ALEXANDER CITY, Ala. — I was impressed by Lake Martin.
I was impressed by the crowds.
I was impressed by the fish that were brought to the scales.
But most of all, I was impressed by the class shown by the on-the-water spectators who wanted to catch a glimpse of the best professional bass anglers in the world.
They were pure gold.
I spent a big part of the Bassmaster Elite at Lake Martin presented by Econo Lodge covering Takahiro Omori — and as the chances of Tak winning grew, so did the gallery of spectators following him.
But not once did I see anyone inch even the slightest bit too close to him. No one came in hot and caused waves to crash over the area he was fishing. Instead, they all handled it perfectly, watching from a distance and cheering every time he put a fish in the boat.
Leave it to the folks from Alabama to understand that encroachment is still a foul — even if it doesn’t happen on a football field.
Giving a guy some space used to be one of the most sacred unwritten rules of bass fishing on every level from club tournaments all the way to the Elite Series. But slowly through the years, that invisible ink has faded.
I don’t think it’s faded so much in local tournaments, where the guy you’re trampling on might come and find you back at the boat dock. But in Bassmaster events — where everyone knows the anglers are bound to certain code of conduct — some people have gotten shamefully pushy.
It doesn’t happen on every lake — and even on those lakes where it does happen, it’s usually just a tiny percentage of the crowd. But when it happens, it stinks.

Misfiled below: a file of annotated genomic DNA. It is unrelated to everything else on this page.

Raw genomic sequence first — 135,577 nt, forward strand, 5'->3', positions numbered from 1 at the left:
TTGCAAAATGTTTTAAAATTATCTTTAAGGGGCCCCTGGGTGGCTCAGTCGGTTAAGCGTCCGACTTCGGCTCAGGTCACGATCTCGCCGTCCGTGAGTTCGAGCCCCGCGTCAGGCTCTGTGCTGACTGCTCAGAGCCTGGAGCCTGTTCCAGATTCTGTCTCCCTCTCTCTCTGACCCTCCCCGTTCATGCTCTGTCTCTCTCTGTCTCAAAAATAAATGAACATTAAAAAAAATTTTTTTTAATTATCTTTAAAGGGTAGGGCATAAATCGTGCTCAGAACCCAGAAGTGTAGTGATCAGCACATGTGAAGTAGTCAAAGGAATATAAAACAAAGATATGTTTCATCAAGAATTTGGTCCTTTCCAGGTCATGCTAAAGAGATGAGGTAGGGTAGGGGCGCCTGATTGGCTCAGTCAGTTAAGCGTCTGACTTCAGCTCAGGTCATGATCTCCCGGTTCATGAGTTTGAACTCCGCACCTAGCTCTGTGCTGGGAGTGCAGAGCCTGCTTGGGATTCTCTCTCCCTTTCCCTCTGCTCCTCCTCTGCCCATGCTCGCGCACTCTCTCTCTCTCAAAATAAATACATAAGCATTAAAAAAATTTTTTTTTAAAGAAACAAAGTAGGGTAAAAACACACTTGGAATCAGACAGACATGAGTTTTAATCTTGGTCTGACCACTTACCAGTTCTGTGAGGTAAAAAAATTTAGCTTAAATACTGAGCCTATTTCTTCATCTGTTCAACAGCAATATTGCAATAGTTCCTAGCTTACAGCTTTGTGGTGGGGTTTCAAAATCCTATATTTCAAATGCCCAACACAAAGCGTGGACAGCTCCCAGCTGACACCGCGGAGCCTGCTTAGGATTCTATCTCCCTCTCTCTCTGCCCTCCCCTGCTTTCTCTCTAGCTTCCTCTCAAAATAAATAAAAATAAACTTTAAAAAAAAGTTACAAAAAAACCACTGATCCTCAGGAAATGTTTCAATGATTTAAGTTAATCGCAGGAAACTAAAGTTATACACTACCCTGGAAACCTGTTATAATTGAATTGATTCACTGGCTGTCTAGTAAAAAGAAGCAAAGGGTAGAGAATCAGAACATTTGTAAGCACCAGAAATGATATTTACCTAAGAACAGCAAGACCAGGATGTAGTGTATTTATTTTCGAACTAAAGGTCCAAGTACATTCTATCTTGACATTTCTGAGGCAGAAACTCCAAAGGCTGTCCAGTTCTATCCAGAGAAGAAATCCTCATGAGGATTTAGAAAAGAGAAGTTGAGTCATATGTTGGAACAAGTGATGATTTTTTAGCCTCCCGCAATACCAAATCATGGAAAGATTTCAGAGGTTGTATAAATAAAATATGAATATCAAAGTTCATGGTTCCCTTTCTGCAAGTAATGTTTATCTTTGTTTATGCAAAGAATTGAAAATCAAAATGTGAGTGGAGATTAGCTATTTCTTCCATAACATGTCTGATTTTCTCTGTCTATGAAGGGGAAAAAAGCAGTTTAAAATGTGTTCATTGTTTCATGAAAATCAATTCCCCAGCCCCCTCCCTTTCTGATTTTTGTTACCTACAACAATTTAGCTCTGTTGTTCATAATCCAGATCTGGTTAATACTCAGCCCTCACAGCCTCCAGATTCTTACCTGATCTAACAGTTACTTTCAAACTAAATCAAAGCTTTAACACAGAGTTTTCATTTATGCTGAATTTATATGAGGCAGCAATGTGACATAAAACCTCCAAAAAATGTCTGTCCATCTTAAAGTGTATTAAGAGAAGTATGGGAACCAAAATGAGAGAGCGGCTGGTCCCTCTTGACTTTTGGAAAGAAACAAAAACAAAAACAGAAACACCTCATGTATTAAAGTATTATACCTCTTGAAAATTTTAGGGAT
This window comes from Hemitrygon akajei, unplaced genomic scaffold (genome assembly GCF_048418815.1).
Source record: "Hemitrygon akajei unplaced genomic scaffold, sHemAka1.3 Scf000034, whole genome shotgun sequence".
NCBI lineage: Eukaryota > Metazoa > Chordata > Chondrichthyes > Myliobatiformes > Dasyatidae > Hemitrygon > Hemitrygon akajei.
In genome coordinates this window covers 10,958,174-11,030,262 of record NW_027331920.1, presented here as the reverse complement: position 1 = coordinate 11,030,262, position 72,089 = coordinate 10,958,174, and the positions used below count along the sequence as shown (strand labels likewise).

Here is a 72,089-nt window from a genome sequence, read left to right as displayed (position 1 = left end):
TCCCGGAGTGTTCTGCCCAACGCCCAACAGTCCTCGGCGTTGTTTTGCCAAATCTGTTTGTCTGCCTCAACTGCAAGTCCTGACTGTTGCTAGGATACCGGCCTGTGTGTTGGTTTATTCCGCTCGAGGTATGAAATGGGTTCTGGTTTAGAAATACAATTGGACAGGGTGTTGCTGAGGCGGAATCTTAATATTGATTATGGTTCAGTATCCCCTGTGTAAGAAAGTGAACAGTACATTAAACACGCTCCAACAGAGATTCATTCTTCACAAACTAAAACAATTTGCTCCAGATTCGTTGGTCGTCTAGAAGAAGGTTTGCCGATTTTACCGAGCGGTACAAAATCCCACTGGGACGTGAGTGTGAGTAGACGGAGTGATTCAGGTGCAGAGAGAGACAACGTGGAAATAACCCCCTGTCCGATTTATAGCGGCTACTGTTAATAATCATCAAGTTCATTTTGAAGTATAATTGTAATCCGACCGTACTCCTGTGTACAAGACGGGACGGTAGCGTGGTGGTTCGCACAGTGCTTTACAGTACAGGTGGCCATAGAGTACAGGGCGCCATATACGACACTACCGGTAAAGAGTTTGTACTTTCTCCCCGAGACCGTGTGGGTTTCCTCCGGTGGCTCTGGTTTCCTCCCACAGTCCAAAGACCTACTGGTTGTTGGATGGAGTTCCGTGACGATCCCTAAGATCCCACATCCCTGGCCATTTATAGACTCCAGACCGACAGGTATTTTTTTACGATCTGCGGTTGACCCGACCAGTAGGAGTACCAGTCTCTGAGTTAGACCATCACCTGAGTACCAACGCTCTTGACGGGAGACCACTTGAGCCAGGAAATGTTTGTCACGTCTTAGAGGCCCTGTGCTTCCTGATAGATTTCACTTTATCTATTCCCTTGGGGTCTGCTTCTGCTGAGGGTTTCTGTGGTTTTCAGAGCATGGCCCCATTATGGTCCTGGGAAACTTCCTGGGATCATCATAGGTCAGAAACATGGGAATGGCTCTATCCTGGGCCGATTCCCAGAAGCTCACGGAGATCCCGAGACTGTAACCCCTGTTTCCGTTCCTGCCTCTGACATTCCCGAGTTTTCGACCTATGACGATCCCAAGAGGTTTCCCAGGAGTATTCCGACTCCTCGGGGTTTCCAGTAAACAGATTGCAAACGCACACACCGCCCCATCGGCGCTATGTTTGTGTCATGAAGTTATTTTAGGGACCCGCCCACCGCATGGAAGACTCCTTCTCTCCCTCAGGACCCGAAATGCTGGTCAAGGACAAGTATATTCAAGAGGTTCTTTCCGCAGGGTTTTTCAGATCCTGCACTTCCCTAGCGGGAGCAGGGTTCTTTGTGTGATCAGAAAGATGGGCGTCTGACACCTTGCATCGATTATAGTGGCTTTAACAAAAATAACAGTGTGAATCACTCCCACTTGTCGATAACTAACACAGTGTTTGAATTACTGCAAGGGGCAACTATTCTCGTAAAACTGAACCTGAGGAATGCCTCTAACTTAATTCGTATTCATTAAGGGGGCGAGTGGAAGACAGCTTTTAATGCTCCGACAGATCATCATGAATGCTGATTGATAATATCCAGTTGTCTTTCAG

I’ve seen people fall in two boat lengths behind an Elite Series pro, throwing the same bait he’s throwing in an obvious show of spite. I’ve seen people watch an Elite angler on an offshore spot and then swarm that spot before the pro’s boat was even out of sight.
The defense is always the same: “It’s a public lake.”
That’s a hollow excuse when you consider all of the things that are public these days.
Tailgating on a public roadway is inexcusable. So is knocking someone over at a public grocery store.
Forcing the word “public” into your response doesn’t automatically make something right.
The good people of Lake Martin don’t need to make any excuses.
They gave Takahiro Omori the space he needed to do his job — and if they did fish his spot after he was gone, they didn’t do enough damage to keep him from winning the $100,000 first-place prize.
I’ve always joked that Tak’s English sort of goes in and out when you ask him how he’s catching his fish.
But after Sunday’s weigh-in, with that heavy blue trophy in hand, he spoke as clearly as anyone about the Lake Martin crowd.
“The people who were with me were obviously fishermen,” he said. “They were great the whole time.”
I agree — and they set the standard everyone should follow.